Receiving messages from Berlin through Shrish Sen, and then from U. S. through Satyen Sen and Pingley, Jatindranath sent Bholanath Chattopadhyay to Gokarni near Goa and Dr. Jatin Ghosal and Harikumar Chakravati to the Sunderbans to unload arms from German ships. He himself went to Balasore and found shelter at Kaptipada in Mayurbhanj, then an Indian State. The U.S., meanwhile, grew anti-German. Besides, Indian revolutionaries in America, trusting the Czechoslovaks, who sought Allied help against the Austro-Germans, were betrayed. Czechoslovak reports were pursued by British Naval and Indian Central Intelligence.
The chartered German ship Maverik, compelled to leave the U. S. coasts without the expected quantities of aid, was intercepted and interned at Batavia. Other shipments met a similar fate. The Sunderbans party returned disappointed. Bholanath was captured. M. N. Roy, sent to investigate the causes of dislocation, could not return and reached U. S. via the Far East.
Clues, succeeding clues, exposed Harry and Sons in Calcutta, Universal Emporium at Balasore and eventually Jatindranath’s Kaptipada shelter. He got timely information but, characteristically, would not leave behind two comrades who were nine miles away. Exit was cut off, British police alerted village officers in Mayrubhanj and Balasore.
Hundreds of simple villagers, misled into believing that they were to apprehend ordinary criminals, were in pursuit. With occasional skirmishes, the revolutionists, running through thorny jungles and marshy lands, harried and hungry for days, at last took up position on 9 September 1915 behind an improvised trench in a bush on a hill-top at Chashakhand in Balasore.
Reinforced by the army unit from Chandbali, the police party surrounded them. An unequal battle of 75 minutes between the five revolutionaries with Mauser pistols and an overwhelming number of police and armymen with up to-date rifles ended with an unrecorded number of casualties on the Government side and on the revolutionists' side, with Chittapriya Ray Chaudhuri’s death, Jatindranath being mortally and Jatish Pal seriously wounded and Manoranjan Sengupta and Niren Dasgupta being captured after their ammunition ran out. Jatindranath breathed his last in the Balasore hospital on 10 September. Niren and Manoranjan were executed, and Jatish was transported for life.
During this trial, the prosecuting British official advised the Defence lawyer to read a manuscript by Jatindranath and remarked: “Were this man living, he might lead the world.” Jatindranath was known to be writing good English and Bengali and contributing in handwritten magazines short stories and poems in Bengali, some of them humorous, ridiculing antiquated social ideas and practices.
Jatindranath knew that logically, in a country under bondage - owing to leakage and betrayals - such an ambitious plan could not but fail. He did consider this failure to be a pathway to success. Indeed - as reminds the eminent historian Amales Tripâthi -, this operation dealt a serious blow to the British colonial policy, since definite chances were on the side of the Indians. He quotes the overtly admitted report by Charles Tegart - that notorious Commissioner of Police in British India - that the driving power of Jatin was immense; that this uprising had been extremely well conceived; that it could lead to Great Britain’s defeat in the First World War. Out of the ashes of these martyrs, and with the help of those who survived, in 1915, rose the phoenix of revolution incarnated in the Mass Movement led by Mahâtmâ Gandhi.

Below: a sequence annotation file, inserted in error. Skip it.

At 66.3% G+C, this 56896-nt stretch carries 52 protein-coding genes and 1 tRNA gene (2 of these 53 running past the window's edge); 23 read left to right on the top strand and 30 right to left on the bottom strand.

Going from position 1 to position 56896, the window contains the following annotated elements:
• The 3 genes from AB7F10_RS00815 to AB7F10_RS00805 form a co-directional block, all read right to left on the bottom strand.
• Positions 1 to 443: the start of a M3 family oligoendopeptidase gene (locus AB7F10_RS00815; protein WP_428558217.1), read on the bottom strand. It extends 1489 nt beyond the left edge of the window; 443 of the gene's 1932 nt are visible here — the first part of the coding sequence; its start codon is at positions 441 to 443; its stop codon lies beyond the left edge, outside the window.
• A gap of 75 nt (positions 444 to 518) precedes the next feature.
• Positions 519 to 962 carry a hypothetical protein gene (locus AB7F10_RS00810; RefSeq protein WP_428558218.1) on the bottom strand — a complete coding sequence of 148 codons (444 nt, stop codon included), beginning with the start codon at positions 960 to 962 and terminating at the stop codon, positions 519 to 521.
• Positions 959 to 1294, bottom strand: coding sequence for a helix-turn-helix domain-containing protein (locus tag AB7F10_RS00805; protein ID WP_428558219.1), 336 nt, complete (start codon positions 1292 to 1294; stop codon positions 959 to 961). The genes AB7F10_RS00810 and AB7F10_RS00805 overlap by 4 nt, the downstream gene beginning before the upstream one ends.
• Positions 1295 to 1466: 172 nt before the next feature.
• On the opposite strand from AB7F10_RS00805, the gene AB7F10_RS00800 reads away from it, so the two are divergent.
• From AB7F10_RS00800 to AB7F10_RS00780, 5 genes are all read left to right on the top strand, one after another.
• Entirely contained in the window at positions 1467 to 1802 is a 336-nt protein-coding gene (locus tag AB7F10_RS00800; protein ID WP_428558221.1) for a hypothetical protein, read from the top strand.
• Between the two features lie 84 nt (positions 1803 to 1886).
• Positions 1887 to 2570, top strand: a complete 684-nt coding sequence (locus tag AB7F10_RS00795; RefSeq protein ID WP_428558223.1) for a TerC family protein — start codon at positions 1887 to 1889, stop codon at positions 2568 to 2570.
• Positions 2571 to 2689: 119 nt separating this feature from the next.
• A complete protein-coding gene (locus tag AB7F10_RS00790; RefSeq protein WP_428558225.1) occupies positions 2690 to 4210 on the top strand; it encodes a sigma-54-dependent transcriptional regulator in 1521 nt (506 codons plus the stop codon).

Uncommonly fearless and with superhuman physical strength, Jatindranath’s intellectual and spiritual qualities, attributed by many to an inner illumination, won deep esteem even of persons like Poet Tagore, Sri Aurobindo and C. R. Das. Between his workers and Jatindranath there subsisted a relation of rare devotion and love that sometimes reclaimed the moral outcast.
[Updated revision by Dr Prithwindra Mukherjee, CNRS, Paris]
* “Mukherjee, Jatindranath (1879-1915)” by Bhupendrakumar Datta in Dictionary of National Biography, ed. S.P. Sen, Institute of Historical Studies, Calcutta, 1974, Vol. III, pp162-165
* “Bagha Jatin” by Prithwindra Mukherjee in Challenge : A Saga of India’s Struggle for Freedom, ed. Nisith Ranjan Ray et al, New Delhi, 1984, pp264-273
* Bagha Jatin by Prithwindra Mukherjee, Dey’s Publishing, Calcutta, 1998 (3rd Edition), 128p [in Bengali]
* Sâdhak Biplabi Jatîndranâth by Prithwindra Mukherjee, West Bengal State Book Board, Calcutta, 1990, 509p [in Bengali]
A POET’S TRIBUTE TO BAGHA JATIN
THE HALDIGHAT OF NEW INDIA
Kazi Nazrul Islam
The life of Kazi Nazrul Islam (1899-1976) was the very demonstration of a spiritual convergence of the Muslim and the Hindu communities in their common endeavour to attain political freedom for India. Born to a poor but cultured family in Bardhaman (Burdwan) in West Bengal, Nazrul had loved and married Pramila Sengupta, a high-caste Hindu woman. Having a good command of Persian and Arabic in addition to his mother-tongue, Bengali, he flooded the country with songs and poems as much inspired by his Muslim culture as by his passion for Hindu mythology. The romantic temperament of Nazrul excelled both in tender, intimate love-songs and devotional hymns to Kalî - faithful to an age-old Bengali tradition of composition highlighted by the saint Ramaprasad - as well as in stormy, warlike anthems rallying the youth to the cause of the Motherland, side by side with immediate evocation of international events like the action of the Young Turks.